Open Access Highly Accessed Research article

Characterization of the association between 8q24 and colon cancer: gene-environment exploration and meta-analysis

Carolyn M Hutter1*, Martha L Slattery2, David J Duggan3, Jill Muehling3, Karen Curtin2, Li Hsu1, Shirley AA Beresford1, Aleksandar Rajkovic4, Gloria E Sarto5, James R Marshall6, Nazik Hammad7, Robert Wallace8, Karen W Makar1, Ross L Prentice1, Bette J Caan9, John D Potter1 and Ulrike Peters1

Author Affiliations

1 Division of Public Health Sciences, Fred Hutchinson Cancer Research Center, Seattle, USA

2 Department of Internal Medicine, University of Utah Health Sciences Center, Salt Lake City, USA

3 Genetic Basis of Human Disease Division, Translational Genomics Research Institute, Phoenix, USA

4 Department of Obstetrics, Gynecology and Reproductive Sciences, University of Pittsburgh, USA

5 Department of Obstetrics and Gynecology, University of Wisconsin, Madison, USA

6 Department of Cancer Prevention and Population Sciences, Roswell Park Cancer Institute, Buffalo, USA

7 Department of Medical Oncology, Cancer Center of Southeastern Ontario, Queen's University, Kingston, Canada

8 Departments of Epidemiology and Internal Medicine, University of Iowa, College of Public Health, Iowa City, USA

9 Division of Research, Kaiser Permanente Medical Care Program, Oakland, USA

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BMC Cancer 2010, 10:670  doi:10.1186/1471-2407-10-670

Published: 4 December 2010



Genome-wide association studies and subsequent replication studies have shown that single nucleotide polymorphisms (SNPs) in the chromosomal region 8q24 are associated with colorectal cancer susceptibility.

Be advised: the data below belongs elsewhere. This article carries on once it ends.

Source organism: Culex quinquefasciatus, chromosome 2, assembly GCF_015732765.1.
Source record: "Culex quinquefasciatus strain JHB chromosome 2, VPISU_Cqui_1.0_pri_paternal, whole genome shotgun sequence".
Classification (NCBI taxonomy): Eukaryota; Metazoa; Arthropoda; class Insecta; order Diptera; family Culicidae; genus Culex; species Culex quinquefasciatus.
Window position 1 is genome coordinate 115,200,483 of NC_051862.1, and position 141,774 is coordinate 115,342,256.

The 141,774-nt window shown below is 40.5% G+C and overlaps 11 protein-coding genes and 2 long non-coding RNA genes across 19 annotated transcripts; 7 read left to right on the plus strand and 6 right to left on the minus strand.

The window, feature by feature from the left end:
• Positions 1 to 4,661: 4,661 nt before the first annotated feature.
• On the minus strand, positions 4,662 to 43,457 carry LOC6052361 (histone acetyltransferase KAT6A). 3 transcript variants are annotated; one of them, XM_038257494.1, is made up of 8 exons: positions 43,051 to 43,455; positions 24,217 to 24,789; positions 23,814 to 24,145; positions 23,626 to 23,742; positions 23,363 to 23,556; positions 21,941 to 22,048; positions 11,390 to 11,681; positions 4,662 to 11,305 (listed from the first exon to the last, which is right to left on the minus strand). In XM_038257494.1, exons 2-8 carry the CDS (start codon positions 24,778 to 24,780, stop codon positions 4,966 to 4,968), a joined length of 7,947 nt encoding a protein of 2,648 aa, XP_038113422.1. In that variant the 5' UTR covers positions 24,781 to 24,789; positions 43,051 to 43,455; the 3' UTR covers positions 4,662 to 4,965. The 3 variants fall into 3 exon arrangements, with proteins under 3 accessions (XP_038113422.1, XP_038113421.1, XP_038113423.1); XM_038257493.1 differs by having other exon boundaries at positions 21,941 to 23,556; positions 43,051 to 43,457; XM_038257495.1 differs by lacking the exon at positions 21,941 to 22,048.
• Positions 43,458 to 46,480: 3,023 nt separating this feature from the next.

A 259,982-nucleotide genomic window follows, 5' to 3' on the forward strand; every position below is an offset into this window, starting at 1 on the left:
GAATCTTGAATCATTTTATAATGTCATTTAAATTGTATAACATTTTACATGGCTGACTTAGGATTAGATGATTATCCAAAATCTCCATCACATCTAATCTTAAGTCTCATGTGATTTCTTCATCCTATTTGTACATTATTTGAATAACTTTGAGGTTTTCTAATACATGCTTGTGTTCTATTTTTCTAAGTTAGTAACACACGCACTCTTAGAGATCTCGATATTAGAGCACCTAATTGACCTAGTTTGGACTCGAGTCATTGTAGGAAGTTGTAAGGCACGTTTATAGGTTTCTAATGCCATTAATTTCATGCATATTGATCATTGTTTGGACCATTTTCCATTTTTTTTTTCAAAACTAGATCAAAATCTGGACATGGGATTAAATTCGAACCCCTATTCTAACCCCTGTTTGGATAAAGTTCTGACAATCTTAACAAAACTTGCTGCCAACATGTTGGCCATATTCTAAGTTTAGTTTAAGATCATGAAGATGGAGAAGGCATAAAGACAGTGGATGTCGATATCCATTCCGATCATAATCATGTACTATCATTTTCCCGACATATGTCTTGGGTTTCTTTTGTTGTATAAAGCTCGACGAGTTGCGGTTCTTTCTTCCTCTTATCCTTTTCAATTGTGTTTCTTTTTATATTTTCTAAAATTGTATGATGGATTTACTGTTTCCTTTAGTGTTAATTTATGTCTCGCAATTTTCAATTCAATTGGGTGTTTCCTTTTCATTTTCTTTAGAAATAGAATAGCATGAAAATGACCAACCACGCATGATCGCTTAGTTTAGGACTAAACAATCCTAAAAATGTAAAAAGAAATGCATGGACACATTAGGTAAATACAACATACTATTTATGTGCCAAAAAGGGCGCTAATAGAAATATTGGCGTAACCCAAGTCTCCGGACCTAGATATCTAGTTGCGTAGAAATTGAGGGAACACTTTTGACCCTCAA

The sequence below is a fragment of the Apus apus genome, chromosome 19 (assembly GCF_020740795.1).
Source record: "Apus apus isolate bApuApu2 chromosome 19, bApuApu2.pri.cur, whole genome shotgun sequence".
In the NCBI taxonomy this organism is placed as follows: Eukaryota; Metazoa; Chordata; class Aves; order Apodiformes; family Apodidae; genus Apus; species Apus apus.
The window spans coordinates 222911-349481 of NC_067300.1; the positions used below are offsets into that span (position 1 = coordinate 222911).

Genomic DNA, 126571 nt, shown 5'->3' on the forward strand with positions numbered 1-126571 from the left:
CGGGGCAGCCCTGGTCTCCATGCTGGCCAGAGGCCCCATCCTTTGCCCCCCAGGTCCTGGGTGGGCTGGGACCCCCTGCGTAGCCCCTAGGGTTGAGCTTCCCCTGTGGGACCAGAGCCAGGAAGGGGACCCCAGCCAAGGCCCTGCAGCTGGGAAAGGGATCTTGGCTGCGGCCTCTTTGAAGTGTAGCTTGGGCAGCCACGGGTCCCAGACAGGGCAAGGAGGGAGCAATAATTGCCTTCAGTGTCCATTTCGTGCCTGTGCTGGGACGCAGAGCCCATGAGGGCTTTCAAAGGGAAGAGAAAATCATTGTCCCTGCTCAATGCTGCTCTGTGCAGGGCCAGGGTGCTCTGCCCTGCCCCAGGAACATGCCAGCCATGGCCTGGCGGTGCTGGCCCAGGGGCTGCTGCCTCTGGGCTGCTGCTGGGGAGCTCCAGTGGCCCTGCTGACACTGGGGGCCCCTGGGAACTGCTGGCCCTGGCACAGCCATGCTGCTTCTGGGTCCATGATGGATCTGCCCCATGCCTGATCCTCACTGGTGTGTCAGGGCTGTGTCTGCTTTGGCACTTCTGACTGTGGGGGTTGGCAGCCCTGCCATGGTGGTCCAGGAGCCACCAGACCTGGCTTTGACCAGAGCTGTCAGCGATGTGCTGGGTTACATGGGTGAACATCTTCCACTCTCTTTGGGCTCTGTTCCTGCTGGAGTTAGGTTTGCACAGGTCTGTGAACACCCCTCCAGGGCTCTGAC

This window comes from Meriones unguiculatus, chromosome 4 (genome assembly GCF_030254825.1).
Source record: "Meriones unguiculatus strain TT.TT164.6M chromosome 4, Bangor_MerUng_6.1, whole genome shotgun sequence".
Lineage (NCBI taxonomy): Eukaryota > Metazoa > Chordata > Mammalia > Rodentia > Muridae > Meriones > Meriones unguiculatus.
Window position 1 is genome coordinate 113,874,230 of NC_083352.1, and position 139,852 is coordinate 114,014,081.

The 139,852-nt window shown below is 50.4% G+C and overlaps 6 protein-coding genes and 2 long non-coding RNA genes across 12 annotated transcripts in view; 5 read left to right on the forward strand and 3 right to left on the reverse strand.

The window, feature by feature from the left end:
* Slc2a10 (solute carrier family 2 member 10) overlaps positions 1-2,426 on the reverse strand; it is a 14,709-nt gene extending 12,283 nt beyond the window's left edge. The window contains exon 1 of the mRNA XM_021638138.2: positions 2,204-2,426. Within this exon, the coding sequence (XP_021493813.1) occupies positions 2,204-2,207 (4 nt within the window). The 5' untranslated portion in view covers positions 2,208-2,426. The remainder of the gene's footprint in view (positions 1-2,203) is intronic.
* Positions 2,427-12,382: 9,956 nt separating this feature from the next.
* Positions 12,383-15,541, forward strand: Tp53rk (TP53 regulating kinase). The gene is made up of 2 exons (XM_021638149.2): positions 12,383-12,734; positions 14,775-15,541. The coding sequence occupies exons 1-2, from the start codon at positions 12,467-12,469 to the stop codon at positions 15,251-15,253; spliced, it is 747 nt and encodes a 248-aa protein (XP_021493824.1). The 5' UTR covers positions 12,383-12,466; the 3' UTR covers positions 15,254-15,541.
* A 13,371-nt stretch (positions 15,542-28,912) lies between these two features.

We examined 11 SNP markers in the 8q24 region between 128.47 and 128.54 Mb, using a total of 1,987 colon cases and 2,339 controls who self-reported as white from two independent, well-characterized study populations. Analysis was performed separately within each study, and combined using random effects meta-analysis. Logistic regression was used to estimate odds ratios (ORs) and 95% confidence intervals (95% CIs) and to test for effect modification by known colon cancer risk factors. We also performed a meta-analysis combining our results with previous studies.


We observed evidence of association for four SNPs in low to high linkage disequilibrium (r2 ranging from 0.18 to 0.93) localized in a 16.2 kb region defined by rs10505477 and rs1056368. The combined results for our two studies of colon cancer showed an OR of 1.10 (95% CI: 1.01-1.20, Ptrend = 0.023), and a meta-analysis of our results with previously reported studies of colon and colorectal cancer strongly support the association for this SNP (combined OR for rs6983267 = 1.21, 95% CI: 1.18-1.24, p = 5.5 × 10-44). We did not observe any notable evidence of effect modification by known colon cancer risk factors, and risk did not differ significantly by tumor site or stage.


Our study confirms the association between polymorphisms on chromosome 8q24 and colon cancer risk and suggests that the susceptibility locus in region 8q24 is not strongly modified by various lifestyle, environmental, and demographic risk factors for colon cancer.